which I've come to know, of which we did the shorter but tougher one up. It was through a seemingly never-ending steep stretch of rocks and boulders, which totally reminded me of natural rock climbing. And man, was I panting heavily and catching my breath! Especially with a not-so-light backpack on my back. Thankfully, we were giving each other helping hands throughout and I felt that I already became part of the group climbing together. An hour or so later, we finally reached a flat plain of edelweiss bunches. On the Northeast foresty side, we found clearings where the view of the craters and other mountains in the close vicinity can be seen. The view from the top was beautiful. 2 distinct 'fuming' craters on the east, mountain ridges at the far end, and Mt. Cikuray to the North.
That's where I wandered off on my own again, in search of other lookout points, which led me to Pak Agung and his friends/family. We chatted, and he mentioned that he climbs, together with his 10 yr old son, at least twice a year in Java. He also kindly treated me to a cup of warm milk and biscuits at
the top! Other climbers joined in, and there were these 2 young college students who took pictures of written messages on paper against the backdrop. I've again, come to learn, that Indonesians love to do that! Bring along a marker and papers, leaving whatever messages you want (usually for loved ones) and take a scenic shot at the top. I followed likewise! I've no paper so I borrowed a market and wrote something simple on my palm instead. Pak Agung seemed amazed and he followed suit too! We snapped a shot together with our palms, and hopefully our loved ones get our messages 😉
After a prolonged break with Pak Agung, friends and others, I bade goodbye and wandered off alone towards Tegal Alun where a vast plain of Edelweiss greeted me. It's my first time seeing the plant and flowers atop a mountain so it was indeed eye-opening. The air here smells extremely fresh and crisp. This is perhaps the highlight for the locals, especially the cewek (girls), and many groups could be seen having breakfast and enjoying 'coffee time' here with their mobile stoves. After a couple of shots surrounded by Edelweiss, I searched for the other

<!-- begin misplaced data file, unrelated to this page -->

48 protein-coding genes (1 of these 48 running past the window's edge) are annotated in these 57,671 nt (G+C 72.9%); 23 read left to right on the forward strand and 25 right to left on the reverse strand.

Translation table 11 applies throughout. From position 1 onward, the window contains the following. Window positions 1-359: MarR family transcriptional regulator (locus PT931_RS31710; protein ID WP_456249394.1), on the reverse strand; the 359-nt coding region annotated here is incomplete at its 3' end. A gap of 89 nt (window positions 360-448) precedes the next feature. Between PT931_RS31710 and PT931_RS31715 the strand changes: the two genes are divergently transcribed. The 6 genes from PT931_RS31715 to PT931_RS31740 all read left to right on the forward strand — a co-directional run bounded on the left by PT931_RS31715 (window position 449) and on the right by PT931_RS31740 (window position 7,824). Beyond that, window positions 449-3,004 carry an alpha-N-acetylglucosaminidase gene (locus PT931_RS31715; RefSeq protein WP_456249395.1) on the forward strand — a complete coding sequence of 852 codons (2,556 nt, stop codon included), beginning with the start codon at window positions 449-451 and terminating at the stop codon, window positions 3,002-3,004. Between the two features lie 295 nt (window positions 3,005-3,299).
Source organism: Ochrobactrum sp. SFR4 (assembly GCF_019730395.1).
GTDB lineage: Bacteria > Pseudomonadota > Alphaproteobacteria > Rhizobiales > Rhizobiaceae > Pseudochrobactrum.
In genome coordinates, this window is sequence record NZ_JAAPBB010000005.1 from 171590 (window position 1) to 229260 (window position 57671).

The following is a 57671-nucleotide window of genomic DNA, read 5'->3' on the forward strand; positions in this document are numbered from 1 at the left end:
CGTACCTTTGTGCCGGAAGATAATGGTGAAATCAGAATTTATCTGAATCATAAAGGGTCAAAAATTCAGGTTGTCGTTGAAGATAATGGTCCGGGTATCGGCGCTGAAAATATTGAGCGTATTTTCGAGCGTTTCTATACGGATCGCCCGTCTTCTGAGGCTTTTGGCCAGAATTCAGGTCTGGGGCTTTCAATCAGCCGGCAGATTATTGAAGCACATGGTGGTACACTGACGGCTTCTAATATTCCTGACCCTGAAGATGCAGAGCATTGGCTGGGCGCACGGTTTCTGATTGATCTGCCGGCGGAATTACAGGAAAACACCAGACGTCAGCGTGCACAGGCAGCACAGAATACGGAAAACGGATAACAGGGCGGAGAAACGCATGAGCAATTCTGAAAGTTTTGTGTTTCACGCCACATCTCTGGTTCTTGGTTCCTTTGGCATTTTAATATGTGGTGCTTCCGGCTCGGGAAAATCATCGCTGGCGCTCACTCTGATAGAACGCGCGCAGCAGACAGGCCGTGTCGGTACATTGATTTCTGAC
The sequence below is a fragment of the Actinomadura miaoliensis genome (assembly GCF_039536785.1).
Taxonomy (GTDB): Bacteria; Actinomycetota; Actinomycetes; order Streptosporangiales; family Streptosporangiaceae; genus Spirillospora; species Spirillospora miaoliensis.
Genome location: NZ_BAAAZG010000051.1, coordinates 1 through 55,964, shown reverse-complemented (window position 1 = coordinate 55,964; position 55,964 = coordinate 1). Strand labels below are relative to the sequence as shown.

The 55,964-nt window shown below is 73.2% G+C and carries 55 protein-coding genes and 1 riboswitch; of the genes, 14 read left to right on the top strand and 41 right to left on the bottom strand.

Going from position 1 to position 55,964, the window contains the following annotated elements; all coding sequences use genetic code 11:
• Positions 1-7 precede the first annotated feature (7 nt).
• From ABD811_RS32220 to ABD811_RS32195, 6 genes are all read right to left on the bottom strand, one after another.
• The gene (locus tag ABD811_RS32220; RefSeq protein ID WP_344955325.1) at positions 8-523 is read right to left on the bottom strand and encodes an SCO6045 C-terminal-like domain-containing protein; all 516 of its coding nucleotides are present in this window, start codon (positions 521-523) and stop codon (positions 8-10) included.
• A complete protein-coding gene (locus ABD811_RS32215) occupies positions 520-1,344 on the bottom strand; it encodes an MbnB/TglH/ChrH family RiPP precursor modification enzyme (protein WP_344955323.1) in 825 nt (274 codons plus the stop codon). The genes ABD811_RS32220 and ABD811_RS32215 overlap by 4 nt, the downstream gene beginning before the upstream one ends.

route down the mountain, meeting many other trekkers climbing up. Along the way was where I meet Eiger and friends during a short break as we shared our passion for the mountains. We continued the last part down together, passing by the exotic yet picture perfect dead forest stretch, where bare trees are simply everywhere.
Reaching back to base camp, I got a simple Nasi Goreng for breakfast before packing my bags to leave this beautiful Gunung. Along the way down, I bumped into a few of my climbing companions again and it was really nice to know that even though I was doing this 2D/1N trek myself, I wasn't truly alone. I've meet so many friendly souls these 2 days, chatting with me, asking if I'm Japanese/Korean (seriously, the first impression I gave people!), offering me food and drinks, and in all, making the climb itself so memorable.
And back to loving mountains and the numerous lessons I can draw from it. I've learnt and understood so much more about the local Javanese climbing culture and their lives in general. Be it the school teacher who brought his students for excursion up here, Pak Agung and his
son, Eiger and friends, and the other countless climbing companions who cheered each other on throughout. Most importantly, I've felt the warmth of the locals here and they have taught me what the human touch really means in simple ways.
This 2D/1N Papandayan adventure will be an experience difficult to forget.